We can also see that between 10 and 11PM chilled water consumption drops to almost zero, thanks to the implementation of a campus building temperature policy about one month prior to the days shown in Figure 1. Indoor temperature is allowed to drift upwards during the overnight hours, and then between 6 and 7AM the building is cooled back down just in time for the arrival of the first employees and the morning custodial team. This consumption profile makes sense for Sewall Hall, a building with classrooms, academic offices, and an art gallery, all of which are typically used only between the hours of 8AM to 10PM.

So, Figure 1 represents an example of the type of data that is displayed in today’s building energy dashboards and other smart meter applications. Recall, however, that we want to answer the question of whether we are using energy more or less efficiently, not whether we are using more or less in total. We want to get beyond run production, and start talking about wins and losses. While the data displayed in Figure 1 is certainly useful, and may even influence behavior when properly presented, one cannot make claims about verifiable energy savings based on this alone. Can someone claim that the savings from the nighttime setback should be calculated as roughly 125 tons of chilled water (if you extend the daytime consumption) across an approximately 8-hour time-span, or 1000 ton-hours of chilled water per night? Using a methodology and suite of tools developed by Rice University energy managers over the past decade and a half, you will see that the answer is no.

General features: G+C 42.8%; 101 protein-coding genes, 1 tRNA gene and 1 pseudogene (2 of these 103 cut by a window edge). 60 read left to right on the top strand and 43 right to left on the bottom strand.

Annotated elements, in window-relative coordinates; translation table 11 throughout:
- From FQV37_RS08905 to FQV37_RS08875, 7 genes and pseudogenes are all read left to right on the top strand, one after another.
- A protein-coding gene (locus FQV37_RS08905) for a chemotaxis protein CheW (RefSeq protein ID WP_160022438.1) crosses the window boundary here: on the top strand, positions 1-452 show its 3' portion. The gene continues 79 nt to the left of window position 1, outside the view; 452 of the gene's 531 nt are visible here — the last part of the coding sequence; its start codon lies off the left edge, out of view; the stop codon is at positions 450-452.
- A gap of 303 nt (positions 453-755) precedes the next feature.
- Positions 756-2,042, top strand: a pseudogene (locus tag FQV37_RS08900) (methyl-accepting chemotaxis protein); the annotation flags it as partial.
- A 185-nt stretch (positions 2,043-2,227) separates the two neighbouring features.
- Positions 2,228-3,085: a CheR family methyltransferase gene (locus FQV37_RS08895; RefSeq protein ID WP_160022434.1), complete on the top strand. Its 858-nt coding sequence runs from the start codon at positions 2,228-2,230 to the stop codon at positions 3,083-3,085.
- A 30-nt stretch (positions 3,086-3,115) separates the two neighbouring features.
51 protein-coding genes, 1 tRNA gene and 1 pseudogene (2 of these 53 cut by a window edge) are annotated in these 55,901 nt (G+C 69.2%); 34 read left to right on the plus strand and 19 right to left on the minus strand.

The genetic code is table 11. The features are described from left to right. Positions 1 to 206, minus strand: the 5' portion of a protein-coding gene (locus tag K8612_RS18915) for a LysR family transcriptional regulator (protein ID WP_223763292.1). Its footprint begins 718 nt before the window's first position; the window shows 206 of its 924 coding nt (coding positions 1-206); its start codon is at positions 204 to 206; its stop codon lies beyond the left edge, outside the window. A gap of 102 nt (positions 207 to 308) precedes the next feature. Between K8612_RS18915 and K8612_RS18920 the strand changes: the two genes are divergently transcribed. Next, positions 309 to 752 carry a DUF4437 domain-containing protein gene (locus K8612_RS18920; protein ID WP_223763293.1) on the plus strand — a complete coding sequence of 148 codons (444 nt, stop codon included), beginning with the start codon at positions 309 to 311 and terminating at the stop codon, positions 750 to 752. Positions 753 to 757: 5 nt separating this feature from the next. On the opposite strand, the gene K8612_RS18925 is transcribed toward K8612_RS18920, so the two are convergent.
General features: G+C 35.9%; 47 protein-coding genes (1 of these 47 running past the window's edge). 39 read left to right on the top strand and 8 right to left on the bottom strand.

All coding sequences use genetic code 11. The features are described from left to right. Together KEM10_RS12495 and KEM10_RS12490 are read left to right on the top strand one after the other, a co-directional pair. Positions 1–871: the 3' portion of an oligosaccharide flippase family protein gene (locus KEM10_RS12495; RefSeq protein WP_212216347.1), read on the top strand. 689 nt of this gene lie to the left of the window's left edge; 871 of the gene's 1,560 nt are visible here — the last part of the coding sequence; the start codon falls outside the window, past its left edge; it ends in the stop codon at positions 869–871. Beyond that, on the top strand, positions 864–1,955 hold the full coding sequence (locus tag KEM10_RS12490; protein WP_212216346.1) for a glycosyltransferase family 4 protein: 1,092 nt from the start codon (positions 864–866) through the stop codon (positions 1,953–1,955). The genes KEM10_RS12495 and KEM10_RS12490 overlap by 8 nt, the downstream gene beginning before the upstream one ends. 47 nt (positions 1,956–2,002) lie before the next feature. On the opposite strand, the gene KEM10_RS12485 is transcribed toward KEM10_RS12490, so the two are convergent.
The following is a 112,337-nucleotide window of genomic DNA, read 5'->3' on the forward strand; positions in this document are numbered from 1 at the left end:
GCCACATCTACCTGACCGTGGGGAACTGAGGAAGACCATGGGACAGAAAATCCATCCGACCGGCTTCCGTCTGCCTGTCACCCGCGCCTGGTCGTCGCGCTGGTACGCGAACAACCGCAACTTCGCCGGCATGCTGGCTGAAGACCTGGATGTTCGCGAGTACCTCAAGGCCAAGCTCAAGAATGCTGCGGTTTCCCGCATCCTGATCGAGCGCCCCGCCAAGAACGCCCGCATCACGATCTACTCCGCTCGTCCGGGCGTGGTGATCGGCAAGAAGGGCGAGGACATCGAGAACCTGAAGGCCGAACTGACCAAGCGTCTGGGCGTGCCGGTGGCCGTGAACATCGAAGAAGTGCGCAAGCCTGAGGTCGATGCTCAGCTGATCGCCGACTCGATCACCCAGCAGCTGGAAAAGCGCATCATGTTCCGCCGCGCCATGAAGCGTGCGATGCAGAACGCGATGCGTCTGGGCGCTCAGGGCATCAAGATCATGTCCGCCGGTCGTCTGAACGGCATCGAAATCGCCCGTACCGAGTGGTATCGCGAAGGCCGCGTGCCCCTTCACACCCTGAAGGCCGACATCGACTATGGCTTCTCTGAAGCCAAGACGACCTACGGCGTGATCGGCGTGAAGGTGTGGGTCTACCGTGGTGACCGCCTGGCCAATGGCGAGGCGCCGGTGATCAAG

The energy consumption of a building from one time period to the next is influenced by a number of variables, including outdoor enthalpy (a combination of temperature and humidity), indoor enthalpy, time of day, day of the week, and day of the year. In Figure 1, the second day could have been significantly warmer or more humid than the first. Or perhaps heavy clouds rolled in from the Gulf of Mexico, reducing daytime peak temperatures. The first evening could have been exceptionally cool, or stifling and sticky. To properly account for these issues, our energy managers have created weather-normalized baseline models for chilled water, steam, and electrical consumption for many of our campus buildings. These baselines define the building’s operational personality, be it a well-behaved building or a building behaving poorly. These personalities are derived from how the building actually operates, regardless of the building’s design specifications. By then comparing these baselines against actual meter data, we can finally verify building energy savings.